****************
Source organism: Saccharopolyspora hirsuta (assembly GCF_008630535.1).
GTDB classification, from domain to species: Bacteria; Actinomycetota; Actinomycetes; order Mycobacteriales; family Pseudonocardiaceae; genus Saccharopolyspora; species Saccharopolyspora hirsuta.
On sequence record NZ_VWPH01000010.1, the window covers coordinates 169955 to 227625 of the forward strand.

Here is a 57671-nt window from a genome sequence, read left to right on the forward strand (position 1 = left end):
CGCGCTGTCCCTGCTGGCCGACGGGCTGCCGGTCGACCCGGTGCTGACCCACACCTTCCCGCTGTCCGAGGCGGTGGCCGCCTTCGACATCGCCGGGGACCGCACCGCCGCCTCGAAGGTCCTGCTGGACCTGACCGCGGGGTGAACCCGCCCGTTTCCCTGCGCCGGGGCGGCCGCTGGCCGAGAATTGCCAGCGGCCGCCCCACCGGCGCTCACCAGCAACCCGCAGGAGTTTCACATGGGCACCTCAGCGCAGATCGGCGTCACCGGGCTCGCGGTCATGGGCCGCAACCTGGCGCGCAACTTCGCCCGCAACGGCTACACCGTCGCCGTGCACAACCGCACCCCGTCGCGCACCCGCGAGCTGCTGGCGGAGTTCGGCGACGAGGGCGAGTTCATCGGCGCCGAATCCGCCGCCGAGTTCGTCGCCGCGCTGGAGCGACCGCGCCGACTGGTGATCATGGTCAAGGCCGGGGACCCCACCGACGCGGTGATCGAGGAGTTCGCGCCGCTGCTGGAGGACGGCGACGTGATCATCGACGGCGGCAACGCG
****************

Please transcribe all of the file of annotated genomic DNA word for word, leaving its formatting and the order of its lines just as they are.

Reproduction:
Source organism: Saccharopolyspora hirsuta (assembly GCF_008630535.1).
GTDB classification, from domain to species: Bacteria; Actinomycetota; Actinomycetes; order Mycobacteriales; family Pseudonocardiaceae; genus Saccharopolyspora; species Saccharopolyspora hirsuta.
On sequence record NZ_VWPH01000010.1, the window covers coordinates 169955 to 227625 of the forward strand.

Here is a 57671-nt window from a genome sequence, read left to right on the forward strand (position 1 = left end):
CGCGCTGTCCCTGCTGGCCGACGGGCTGCCGGTCGACCCGGTGCTGACCCACACCTTCCCGCTGTCCGAGGCGGTGGCCGCCTTCGACATCGCCGGGGACCGCACCGCCGCCTCGAAGGTCCTGCTGGACCTGACCGCGGGGTGAACCCGCCCGTTTCCCTGCGCCGGGGCGGCCGCTGGCCGAGAATTGCCAGCGGCCGCCCCACCGGCGCTCACCAGCAACCCGCAGGAGTTTCACATGGGCACCTCAGCGCAGATCGGCGTCACCGGGCTCGCGGTCATGGGCCGCAACCTGGCGCGCAACTTCGCCCGCAACGGCTACACCGTCGCCGTGCACAACCGCACCCCGTCGCGCACCCGCGAGCTGCTGGCGGAGTTCGGCGACGAGGGCGAGTTCATCGGCGCCGAATCCGCCGCCGAGTTCGTCGCCGCGCTGGAGCGACCGCGCCGACTGGTGATCATGGTCAAGGCCGGGGACCCCACCGACGCGGTGATCGAGGAGTTCGCGCCGCTGCTGGAGGACGGCGACGTGATCATCGACGGCGGCAACGCG